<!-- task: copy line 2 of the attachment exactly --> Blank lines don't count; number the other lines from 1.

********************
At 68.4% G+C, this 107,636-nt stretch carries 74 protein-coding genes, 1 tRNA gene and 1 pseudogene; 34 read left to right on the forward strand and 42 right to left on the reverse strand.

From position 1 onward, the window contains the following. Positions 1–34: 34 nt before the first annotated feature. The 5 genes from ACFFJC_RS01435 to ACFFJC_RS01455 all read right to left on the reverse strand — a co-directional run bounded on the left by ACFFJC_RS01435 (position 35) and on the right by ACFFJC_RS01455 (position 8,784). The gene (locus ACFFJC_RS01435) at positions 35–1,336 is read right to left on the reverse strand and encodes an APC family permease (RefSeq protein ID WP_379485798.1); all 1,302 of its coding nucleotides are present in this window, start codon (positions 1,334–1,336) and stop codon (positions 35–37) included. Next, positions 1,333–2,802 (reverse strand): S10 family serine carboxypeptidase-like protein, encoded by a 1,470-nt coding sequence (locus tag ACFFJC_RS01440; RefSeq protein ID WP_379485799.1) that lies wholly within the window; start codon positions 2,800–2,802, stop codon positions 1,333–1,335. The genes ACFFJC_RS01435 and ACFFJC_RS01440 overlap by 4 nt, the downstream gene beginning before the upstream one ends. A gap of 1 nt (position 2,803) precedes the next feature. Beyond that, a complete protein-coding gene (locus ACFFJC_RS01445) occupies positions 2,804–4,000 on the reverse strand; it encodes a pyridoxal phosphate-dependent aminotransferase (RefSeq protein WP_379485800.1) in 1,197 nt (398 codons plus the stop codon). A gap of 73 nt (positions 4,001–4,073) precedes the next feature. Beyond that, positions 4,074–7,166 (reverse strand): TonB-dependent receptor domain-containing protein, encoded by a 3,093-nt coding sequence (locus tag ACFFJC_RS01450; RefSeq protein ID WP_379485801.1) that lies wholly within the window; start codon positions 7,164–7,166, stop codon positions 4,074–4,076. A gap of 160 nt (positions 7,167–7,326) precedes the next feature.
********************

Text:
From position 1 onward, the window contains the following. Positions 1–34: 34 nt before the first annotated feature. The 5 genes from ACFFJC_RS01435 to ACFFJC_RS01455 all read right to left on the reverse strand — a co-directional run bounded on the left by ACFFJC_RS01435 (position 35) and on the right by ACFFJC_RS01455 (position 8,784). The gene (locus ACFFJC_RS01435) at positions 35–1,336 is read right to left on the reverse strand and encodes an APC family permease (RefSeq protein ID WP_379485798.1); all 1,302 of its coding nucleotides are present in this window, start codon (positions 1,334–1,336) and stop codon (positions 35–37) included. Next, positions 1,333–2,802 (reverse strand): S10 family serine carboxypeptidase-like protein, encoded by a 1,470-nt coding sequence (locus tag ACFFJC_RS01440; RefSeq protein ID WP_379485799.1) that lies wholly within the window; start codon positions 2,800–2,802, stop codon positions 1,333–1,335. The genes ACFFJC_RS01435 and ACFFJC_RS01440 overlap by 4 nt, the downstream gene beginning before the upstream one ends. A gap of 1 nt (position 2,803) precedes the next feature. Beyond that, a complete protein-coding gene (locus ACFFJC_RS01445) occupies positions 2,804–4,000 on the reverse strand; it encodes a pyridoxal phosphate-dependent aminotransferase (RefSeq protein WP_379485800.1) in 1,197 nt (398 codons plus the stop codon). A gap of 73 nt (positions 4,001–4,073) precedes the next feature. Beyond that, positions 4,074–7,166 (reverse strand): TonB-dependent receptor domain-containing protein, encoded by a 3,093-nt coding sequence (locus tag ACFFJC_RS01450; RefSeq protein ID WP_379485801.1) that lies wholly within the window; start codon positions 7,164–7,166, stop codon positions 4,074–4,076. A gap of 160 nt (positions 7,167–7,326) precedes the next feature.